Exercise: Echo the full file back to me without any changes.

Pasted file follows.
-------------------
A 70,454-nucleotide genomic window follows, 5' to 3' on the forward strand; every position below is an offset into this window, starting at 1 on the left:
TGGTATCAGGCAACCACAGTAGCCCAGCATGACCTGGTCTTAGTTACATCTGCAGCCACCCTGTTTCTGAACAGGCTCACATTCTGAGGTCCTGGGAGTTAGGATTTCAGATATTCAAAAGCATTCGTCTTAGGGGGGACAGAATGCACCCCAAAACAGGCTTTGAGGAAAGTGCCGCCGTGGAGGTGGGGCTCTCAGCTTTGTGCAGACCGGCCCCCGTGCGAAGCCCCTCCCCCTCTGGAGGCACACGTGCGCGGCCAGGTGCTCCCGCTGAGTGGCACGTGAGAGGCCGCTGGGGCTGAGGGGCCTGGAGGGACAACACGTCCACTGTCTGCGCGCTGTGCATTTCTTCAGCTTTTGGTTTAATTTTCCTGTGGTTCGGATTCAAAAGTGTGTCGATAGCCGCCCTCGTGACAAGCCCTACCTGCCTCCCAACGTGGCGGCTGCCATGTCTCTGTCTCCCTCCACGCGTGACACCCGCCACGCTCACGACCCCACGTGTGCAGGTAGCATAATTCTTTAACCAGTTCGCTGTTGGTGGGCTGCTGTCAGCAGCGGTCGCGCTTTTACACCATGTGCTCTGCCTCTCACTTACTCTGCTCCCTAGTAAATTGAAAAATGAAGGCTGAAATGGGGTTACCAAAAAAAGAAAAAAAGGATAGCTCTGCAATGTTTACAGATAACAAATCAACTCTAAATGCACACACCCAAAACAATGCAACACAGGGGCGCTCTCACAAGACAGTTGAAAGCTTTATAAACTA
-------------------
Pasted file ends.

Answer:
A 70,454-nucleotide genomic window follows, 5' to 3' on the forward strand; every position below is an offset into this window, starting at 1 on the left:
TGGTATCAGGCAACCACAGTAGCCCAGCATGACCTGGTCTTAGTTACATCTGCAGCCACCCTGTTTCTGAACAGGCTCACATTCTGAGGTCCTGGGAGTTAGGATTTCAGATATTCAAAAGCATTCGTCTTAGGGGGGACAGAATGCACCCCAAAACAGGCTTTGAGGAAAGTGCCGCCGTGGAGGTGGGGCTCTCAGCTTTGTGCAGACCGGCCCCCGTGCGAAGCCCCTCCCCCTCTGGAGGCACACGTGCGCGGCCAGGTGCTCCCGCTGAGTGGCACGTGAGAGGCCGCTGGGGCTGAGGGGCCTGGAGGGACAACACGTCCACTGTCTGCGCGCTGTGCATTTCTTCAGCTTTTGGTTTAATTTTCCTGTGGTTCGGATTCAAAAGTGTGTCGATAGCCGCCCTCGTGACAAGCCCTACCTGCCTCCCAACGTGGCGGCTGCCATGTCTCTGTCTCCCTCCACGCGTGACACCCGCCACGCTCACGACCCCACGTGTGCAGGTAGCATAATTCTTTAACCAGTTCGCTGTTGGTGGGCTGCTGTCAGCAGCGGTCGCGCTTTTACACCATGTGCTCTGCCTCTCACTTACTCTGCTCCCTAGTAAATTGAAAAATGAAGGCTGAAATGGGGTTACCAAAAAAAGAAAAAAAGGATAGCTCTGCAATGTTTACAGATAACAAATCAACTCTAAATGCACACACCCAAAACAATGCAACACAGGGGCGCTCTCACAAGACAGTTGAAAGCTTTATAAACTA